Stokes case has cost Cleveland more than $1M - Cleveland 19 News Cleveland, OH

Stokes case has cost Cleveland more than $1M

Judge Angela Stokes' case, along with the money drain on the city budget, continues. (Source: WOIO) Judge Angela Stokes' case, along with the money drain on the city budget, continues. (Source: WOIO)
CLEVELAND, OH (WOIO) -

The numbers are not pretty for the taxpayers of Cleveland and its budget.

Former Judge Angela Stokes is battling to get her law license back after the Disciplinary Counsel of the Ohio Supreme Court suspended it.

Charging documents say she abused defendants, court personnel and lawyers, as well as court resources.

Her fight is costing the city a bundle. 

In June the city paid out $653,901.58. By September that number had swelled to $892,698.50. October's numbers are in and the bill is $950,660.89, well on its way to $1 million.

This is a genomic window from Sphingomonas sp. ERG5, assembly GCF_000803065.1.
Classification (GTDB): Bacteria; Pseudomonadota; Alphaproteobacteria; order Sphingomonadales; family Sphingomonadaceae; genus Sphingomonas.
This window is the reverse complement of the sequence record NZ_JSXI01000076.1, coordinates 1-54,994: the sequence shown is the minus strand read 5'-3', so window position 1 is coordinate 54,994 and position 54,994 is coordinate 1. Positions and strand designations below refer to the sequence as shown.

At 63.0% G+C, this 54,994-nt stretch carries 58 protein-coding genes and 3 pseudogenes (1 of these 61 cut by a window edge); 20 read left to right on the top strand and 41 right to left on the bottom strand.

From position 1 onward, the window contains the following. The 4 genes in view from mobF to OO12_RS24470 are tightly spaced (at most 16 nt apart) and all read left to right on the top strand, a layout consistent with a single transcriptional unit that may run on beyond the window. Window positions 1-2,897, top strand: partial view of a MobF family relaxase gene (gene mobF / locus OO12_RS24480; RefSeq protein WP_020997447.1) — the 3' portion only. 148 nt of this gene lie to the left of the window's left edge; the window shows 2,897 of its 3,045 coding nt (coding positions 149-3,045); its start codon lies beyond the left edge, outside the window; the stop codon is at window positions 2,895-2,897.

If you factor in money paid to defend two other judges, who Judge Stokes sued, the bill is over the million dollar mark.

City Council President Kevin Kelley last month promised that council would be watching the Stokes-related spending.

"I'm going to be requesting bills and looking closely," Kelley said.

But it appears the spending is going on unabated.

Stokes is represented by several lawyers, including lead lawyer Larry Zuckerman who is paid $250 an hour. 

There is no sign the money flow will stop. Hearings in the case for November were cancelled, so the billings could ease a bit for now. But in December
there are five days of hearings set in Columbus.

That means hotels, meals and travel expenses, all at taxpayers' expense.

The problem with the city putting a roadblock on this spending is Law Director Barbara Langhenry's ruling that Stokes' troubles are the result of her
employment by the city.

But it did defend her, and Stokes lost. 

This is simply her effort to win her private law license back. That's not a city matter.

"Council did not have the ability to say to say no to this because of what the Law Director believes to be her duty to defend," Kelley said. 

Given that, all the promises in the world to review spending on the case won't do a bit of good.
  
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